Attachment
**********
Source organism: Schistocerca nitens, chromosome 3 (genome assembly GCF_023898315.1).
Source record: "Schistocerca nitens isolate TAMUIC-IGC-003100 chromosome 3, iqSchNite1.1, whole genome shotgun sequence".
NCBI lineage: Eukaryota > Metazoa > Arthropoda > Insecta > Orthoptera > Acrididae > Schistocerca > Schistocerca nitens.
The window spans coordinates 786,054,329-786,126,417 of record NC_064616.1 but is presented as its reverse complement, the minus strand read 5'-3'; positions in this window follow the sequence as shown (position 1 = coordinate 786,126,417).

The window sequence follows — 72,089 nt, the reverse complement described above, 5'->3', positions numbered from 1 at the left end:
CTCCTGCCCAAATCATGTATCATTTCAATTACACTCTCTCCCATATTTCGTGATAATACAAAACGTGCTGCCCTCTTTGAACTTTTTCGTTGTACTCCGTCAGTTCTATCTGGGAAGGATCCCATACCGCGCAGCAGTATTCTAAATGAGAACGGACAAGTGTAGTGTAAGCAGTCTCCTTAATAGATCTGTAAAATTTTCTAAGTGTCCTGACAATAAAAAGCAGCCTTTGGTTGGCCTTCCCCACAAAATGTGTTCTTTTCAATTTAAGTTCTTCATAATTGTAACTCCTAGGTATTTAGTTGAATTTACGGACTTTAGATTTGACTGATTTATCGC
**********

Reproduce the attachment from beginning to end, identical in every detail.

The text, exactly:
Source organism: Schistocerca nitens, chromosome 3 (genome assembly GCF_023898315.1).
Source record: "Schistocerca nitens isolate TAMUIC-IGC-003100 chromosome 3, iqSchNite1.1, whole genome shotgun sequence".
NCBI lineage: Eukaryota > Metazoa > Arthropoda > Insecta > Orthoptera > Acrididae > Schistocerca > Schistocerca nitens.
The window spans coordinates 786,054,329-786,126,417 of record NC_064616.1 but is presented as its reverse complement, the minus strand read 5'-3'; positions in this window follow the sequence as shown (position 1 = coordinate 786,126,417).

The window sequence follows — 72,089 nt, the reverse complement described above, 5'->3', positions numbered from 1 at the left end:
CTCCTGCCCAAATCATGTATCATTTCAATTACACTCTCTCCCATATTTCGTGATAATACAAAACGTGCTGCCCTCTTTGAACTTTTTCGTTGTACTCCGTCAGTTCTATCTGGGAAGGATCCCATACCGCGCAGCAGTATTCTAAATGAGAACGGACAAGTGTAGTGTAAGCAGTCTCCTTAATAGATCTGTAAAATTTTCTAAGTGTCCTGACAATAAAAAGCAGCCTTTGGTTGGCCTTCCCCACAAAATGTGTTCTTTTCAATTTAAGTTCTTCATAATTGTAACTCCTAGGTATTTAGTTGAATTTACGGACTTTAGATTTGACTGATTTATCGC